We hear of Russian cyber attacks in the U.S. and Europe weekly, if not daily. Could the attacks be retaliation for American and European sanctions against Russia?
In 2014, the European Union and the United States imposed sanctions against Russia because of its ongoing actions in Ukraine. Sanctions affect international trade because they prohibit or place restrictions on individuals and companies from doing business with sanctioned or countries. The countries may be embargoed because of concerns about human rights violations, terrorist or nuclear proliferation activities, or antipathy towards the government’s policies.
The US and EU sanctions against Russia, for example, include reduced access to financial services, a complete ban on services related to oil exploration and production, and inclusion of Russian individuals on the lists of persons subject to travel bans and to having their assets frozen if held in US and/or European banks.
As a practical matter, caution should be used when doing business with persons and companies on these lists. The United States maintains a list of specially designated nationals with whom US nationals (individuals and companies operating within the U.S.) are prohibited from doing business unless they have obtained a license to do so. The EU maintains its own list of individuals subject to EU financial sanctions.
Other Sanctions Programs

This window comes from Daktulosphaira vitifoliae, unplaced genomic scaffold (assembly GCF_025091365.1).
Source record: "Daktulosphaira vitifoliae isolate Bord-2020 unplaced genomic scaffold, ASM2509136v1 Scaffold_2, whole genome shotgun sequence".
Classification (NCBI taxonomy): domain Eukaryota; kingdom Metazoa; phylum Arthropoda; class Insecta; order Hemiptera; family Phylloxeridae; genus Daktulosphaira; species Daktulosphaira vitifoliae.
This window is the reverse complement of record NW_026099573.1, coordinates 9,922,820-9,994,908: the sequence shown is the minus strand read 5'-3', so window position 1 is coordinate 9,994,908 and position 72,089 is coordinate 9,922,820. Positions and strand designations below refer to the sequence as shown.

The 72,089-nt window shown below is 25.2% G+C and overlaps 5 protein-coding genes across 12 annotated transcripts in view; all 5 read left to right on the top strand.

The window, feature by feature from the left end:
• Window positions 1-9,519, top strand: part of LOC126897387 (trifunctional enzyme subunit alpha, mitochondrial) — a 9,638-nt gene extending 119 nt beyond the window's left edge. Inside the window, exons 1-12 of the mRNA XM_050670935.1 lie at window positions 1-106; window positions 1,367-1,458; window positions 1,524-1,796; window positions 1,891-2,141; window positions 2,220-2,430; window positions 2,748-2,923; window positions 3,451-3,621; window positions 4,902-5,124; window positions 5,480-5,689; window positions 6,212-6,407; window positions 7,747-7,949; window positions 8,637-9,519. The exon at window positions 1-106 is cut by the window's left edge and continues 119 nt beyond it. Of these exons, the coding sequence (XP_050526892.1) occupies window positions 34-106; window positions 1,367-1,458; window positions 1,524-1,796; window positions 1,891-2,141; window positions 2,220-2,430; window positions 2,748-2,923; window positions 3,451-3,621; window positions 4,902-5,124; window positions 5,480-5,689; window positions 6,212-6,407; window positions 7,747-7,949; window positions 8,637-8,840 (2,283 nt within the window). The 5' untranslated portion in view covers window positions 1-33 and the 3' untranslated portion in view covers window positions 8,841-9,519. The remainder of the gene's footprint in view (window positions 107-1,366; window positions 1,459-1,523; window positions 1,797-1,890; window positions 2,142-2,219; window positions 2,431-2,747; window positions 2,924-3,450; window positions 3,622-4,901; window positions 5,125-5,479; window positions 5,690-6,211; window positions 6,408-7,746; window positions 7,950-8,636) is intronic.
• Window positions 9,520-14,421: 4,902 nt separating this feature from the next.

The U.S. has sanctions in place on a number of other countries. These include broad sanctions against doing business with Cuba, Iran, North Korea, and Syria. The EU sanctions are less comprehensive and maintained against fewer countries. Both countries maintain subject matter sanctions, such as prohibitions against trading in “conflict” or “blood” diamonds used to finance the operations of rebel movements in a number of African countries.
Why Traders Need to Pay Attention
The underlying foreign policy goals to these sanctions programs mean that they are strictly enforced. Penalties for violation(s) can include individual and/or corporate fines in the tens of thousands of dollars/euros for each violation, denial of export privileges, and/or even imprisonment. Furthermore, just being investigated for an alleged violation can result in the loss of company reputation and clients.
These programs change in response to foreign policy concerns. Before 2014 there were no sanctions against Russia.
There is no statute of limitations on these violations. In a previous blog we reported how the ING Bank in 2012 paid US 619 million in connection with violations dating back to its inception as a small, local bank in 1991.
This is why the time to begin paying attention to the legal do’s and don’ts of doing business internationally is NOW!
Contact us for help with developing a cost-effective compliance policy to protect your company.